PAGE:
Critical Incidents in the Marriage of Psychology and Technology: A Discussion of Potential Ethical Issues in Practice, Education, and Policy

Jason Van Allen, Michael C. Roberts

Research output: Contribution to journalArticlepeer-review

29 Scopus citations

Abstract

We identified critical incidents in psychologists' use of technology in their service provision with clients. Study coordinators sent messages out to various listservs requesting that practicing psychologists respond to an online survey for their reports of how the integration of certain technology advances (e.g., e-mail, electronic health records, social-networking websites, etc.) may have compromised client privacy or confidentiality. Twenty-eight participants responded to the survey and noted a variety of concerns, including themes of (a) unauthorized access to electronic client records, (b) inappropriate dissemination of client information via technology, and (c) unique client concerns associated with social-networking websites (e.g., Twitter, Facebook, etc.). We discuss ramifications and strategies related to these ethical concerns in education, practice, and ethical standards and principles.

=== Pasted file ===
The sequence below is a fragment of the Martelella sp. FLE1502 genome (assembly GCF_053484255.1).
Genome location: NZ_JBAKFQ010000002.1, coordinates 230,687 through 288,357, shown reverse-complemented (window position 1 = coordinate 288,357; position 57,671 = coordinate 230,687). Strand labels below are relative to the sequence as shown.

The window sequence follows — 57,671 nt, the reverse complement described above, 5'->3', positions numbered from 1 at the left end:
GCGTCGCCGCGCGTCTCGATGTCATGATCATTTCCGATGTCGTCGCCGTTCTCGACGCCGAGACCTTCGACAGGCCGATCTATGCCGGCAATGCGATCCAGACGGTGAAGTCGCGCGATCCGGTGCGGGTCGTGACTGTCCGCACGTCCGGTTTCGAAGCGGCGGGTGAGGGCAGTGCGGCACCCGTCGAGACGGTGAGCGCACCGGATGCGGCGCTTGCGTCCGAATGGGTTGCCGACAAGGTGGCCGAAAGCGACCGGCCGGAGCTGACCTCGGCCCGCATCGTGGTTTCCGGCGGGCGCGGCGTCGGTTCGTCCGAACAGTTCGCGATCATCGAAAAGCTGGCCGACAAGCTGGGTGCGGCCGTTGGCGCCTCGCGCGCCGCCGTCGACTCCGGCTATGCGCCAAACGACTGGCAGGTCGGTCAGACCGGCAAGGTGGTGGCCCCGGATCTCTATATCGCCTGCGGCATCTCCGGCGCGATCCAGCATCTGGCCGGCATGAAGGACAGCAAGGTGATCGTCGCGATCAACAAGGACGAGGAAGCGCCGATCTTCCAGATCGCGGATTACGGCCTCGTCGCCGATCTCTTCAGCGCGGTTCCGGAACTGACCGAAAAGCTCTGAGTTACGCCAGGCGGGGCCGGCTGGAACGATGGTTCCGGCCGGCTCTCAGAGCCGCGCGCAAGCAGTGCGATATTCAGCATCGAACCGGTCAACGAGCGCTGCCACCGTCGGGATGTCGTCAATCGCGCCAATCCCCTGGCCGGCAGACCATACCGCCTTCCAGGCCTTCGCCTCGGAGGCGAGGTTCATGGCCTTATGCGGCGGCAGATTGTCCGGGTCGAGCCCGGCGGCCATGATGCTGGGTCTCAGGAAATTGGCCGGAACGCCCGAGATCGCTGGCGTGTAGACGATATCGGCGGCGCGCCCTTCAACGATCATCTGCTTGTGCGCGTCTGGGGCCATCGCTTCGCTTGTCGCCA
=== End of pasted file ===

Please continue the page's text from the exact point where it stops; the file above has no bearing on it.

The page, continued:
Original languageEnglish
Pages (from-to)433-439
Number of pages7
JournalProfessional Psychology: Research and Practice
Volume42
Issue number6
DOIs
StatePublished - Dec 2011

Keywords

  • Confidentiality
  • Critical incidents
  • Ethics
  • Internet
  • Technology

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